Creative Collaboration Always Wins: Brian Tellis

Renowned host, performer, theatre personality, and former co-founder & CEO of Fountainhead MKTG, gets candid on the changing face of the event industry, the new ventures he has launched and more.


Brian Tellis needs no introduction.  A man who wears multiple hats –renowned host, performer, theatre personality, and former co-founder & CEO of Fountainhead MKTG, spoke to BW Applause and Everything Experiential about the changing face of the event industry, the new ventures he has launched and more.

Pandemic has changed many things, what’s keeping you busy these days?

In fact, during the pandemic, I did some introspection. And my professional and personal lives are both busy, lively, and pleasant. I just believe that the pandemic was half a wonderful thing for all of us. 

Maybe we were able to sit down with ourselves and figure it out. And it worked for me, because I realised, I was spending a lot more time on operational excellence than I thought. I felt like I needed to devote a lot more time to brainstorming, creativity, and other such activities. 

As a result, I've made the broad decision not to get operational involvement and to limit myself to the experiential realm. So, I formed a company named Radioactive Enterprises as my first step. The brand was with me before the pandemic, but I gave it life during the pandemic. It's an umbrella firm that I want to store a lot of things under. 

My first project is a consulting service, which I have already begun. For example, I had a long association with the Birla Group, which was quite magnanimous and assigned me as consultant to the group. My goal is to establish or assist in the development of the company's cultural currency in order to aid in the development of brand world attributes around the mother brand.

Are you working on some other individual projects as well? 

I've started a podcast called " The Chinwag Collective," which is a collective podcast. 

Chinwag is a slang term for discussion. I've already started working on it. I've already released a couple of episodes. I'd like to develop a podcast universe that focuses on immersive music theatre along with co-hosts. For example, Raji Raja is a cohost in advertising and marketing. 

We talk to people who have accomplished a lot and who have a lot to give. Soon to be released is another product that I've housed under the name “Indian School of Protocol”, which I'll be announcing soon. It will offer programmes that help people fine-tune their skills in the area of corporate etiquette. 

So, whether it's the way you say the spoken word in social, professional, or personal conversations, or public speaking, grooming, and lifestyle, all are important. Personal growth, as well as exquisite dining. There are many more areas like this, I've already designed the curriculum.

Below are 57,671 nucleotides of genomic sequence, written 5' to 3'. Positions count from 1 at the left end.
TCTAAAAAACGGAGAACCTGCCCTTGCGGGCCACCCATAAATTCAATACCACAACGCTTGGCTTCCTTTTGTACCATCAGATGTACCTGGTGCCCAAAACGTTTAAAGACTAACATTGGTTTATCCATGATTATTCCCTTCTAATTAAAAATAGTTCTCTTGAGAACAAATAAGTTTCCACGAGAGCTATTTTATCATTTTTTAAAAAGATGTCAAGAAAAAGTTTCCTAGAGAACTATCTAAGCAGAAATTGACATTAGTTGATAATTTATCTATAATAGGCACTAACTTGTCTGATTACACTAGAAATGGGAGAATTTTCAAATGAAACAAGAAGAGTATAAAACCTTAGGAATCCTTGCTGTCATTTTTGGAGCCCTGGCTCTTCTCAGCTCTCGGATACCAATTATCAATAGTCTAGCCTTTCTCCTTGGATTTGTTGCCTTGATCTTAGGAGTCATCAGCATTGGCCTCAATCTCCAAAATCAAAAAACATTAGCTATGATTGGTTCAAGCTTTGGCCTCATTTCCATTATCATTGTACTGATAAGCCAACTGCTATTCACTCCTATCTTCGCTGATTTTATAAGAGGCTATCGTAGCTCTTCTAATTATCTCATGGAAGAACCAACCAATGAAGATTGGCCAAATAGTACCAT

During the pandemic, the event industry took a big hit, has it recovered fully?

Our industry faced challenges even before the pandemic. We are dealing with issues and the aftermath of the pandemic. We'll continue to face challenges, but I believe that it's better to look at the positives rather than the negatives and focus on the positives rather than letting the negatives consume us.

We always talk about the government not doing enough for our industry, can't we look within and address our issues?

Part of what you mentioned is really accurate; even if the government doesn't, say, adopt a single-window policy or lower taxes levels or increase budgets for our industry, arts, and other things, or other infrastructure and stuff like that, life will still continue on. Life will continue to go on. I believe the issue is that we all expect others to do things for us. So, even if the government does not do what we want or expect, I believe there is sufficient scope.

How can experiential agencies deliver better impact for their clients?

We, as experiential makers, must reframe what our world of experiences entails. Look, I'm about to say something that could irritate some people, but how much do we actually know? Also, examine a brand to see where it is in its life cycle and what it is genuinely looking for. How can one genuinely assist the brand in achieving its goals? 

We need to approach this as though we're working with a brand. At this time, we treat our business as if it were a transaction. Are we only approaching it as partners in the brand's goal and marrying it to ours, or are we more interested in peeking in from the inside? I'd rather create something for a brand. And maybe you can have a caveat that says for as long as this thing happens, unless something really untoward happens, they'll do it with us.

Around The World

Our Publications